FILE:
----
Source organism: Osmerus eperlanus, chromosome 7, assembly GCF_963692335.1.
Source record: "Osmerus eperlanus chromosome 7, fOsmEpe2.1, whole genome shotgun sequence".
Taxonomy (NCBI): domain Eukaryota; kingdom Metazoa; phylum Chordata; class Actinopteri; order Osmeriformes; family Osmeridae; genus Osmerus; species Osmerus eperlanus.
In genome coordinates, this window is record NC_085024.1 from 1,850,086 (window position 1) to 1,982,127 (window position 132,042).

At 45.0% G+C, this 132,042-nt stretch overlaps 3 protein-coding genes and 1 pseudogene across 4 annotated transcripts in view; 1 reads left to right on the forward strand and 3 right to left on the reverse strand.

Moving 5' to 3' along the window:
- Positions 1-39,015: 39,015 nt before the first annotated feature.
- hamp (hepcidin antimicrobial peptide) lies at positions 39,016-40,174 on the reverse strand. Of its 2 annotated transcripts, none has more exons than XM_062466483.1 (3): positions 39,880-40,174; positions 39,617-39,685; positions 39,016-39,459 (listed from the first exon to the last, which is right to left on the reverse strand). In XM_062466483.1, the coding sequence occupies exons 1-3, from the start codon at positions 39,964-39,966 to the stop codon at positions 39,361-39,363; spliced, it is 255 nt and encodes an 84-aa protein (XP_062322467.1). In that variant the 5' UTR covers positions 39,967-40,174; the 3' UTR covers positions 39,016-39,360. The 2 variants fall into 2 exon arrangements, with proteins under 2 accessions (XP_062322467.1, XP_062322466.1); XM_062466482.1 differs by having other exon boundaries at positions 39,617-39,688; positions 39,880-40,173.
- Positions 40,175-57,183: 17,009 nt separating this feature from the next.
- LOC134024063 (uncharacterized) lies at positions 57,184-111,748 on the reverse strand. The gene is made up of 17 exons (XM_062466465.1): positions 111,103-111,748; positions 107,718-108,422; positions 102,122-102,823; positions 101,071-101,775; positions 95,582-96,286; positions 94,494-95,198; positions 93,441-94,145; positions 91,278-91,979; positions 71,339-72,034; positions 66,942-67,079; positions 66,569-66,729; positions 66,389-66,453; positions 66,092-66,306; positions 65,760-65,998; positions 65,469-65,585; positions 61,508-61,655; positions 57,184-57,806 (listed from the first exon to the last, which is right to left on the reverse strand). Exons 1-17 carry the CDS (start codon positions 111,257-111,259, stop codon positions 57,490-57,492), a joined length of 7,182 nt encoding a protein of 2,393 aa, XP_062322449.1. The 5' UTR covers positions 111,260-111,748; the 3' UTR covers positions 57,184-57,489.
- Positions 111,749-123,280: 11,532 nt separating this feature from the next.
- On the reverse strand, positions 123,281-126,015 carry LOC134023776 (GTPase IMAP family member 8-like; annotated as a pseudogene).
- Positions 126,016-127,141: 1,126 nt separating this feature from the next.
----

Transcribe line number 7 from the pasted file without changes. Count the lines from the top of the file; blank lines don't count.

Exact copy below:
- Positions 1-39,015: 39,015 nt before the first annotated feature.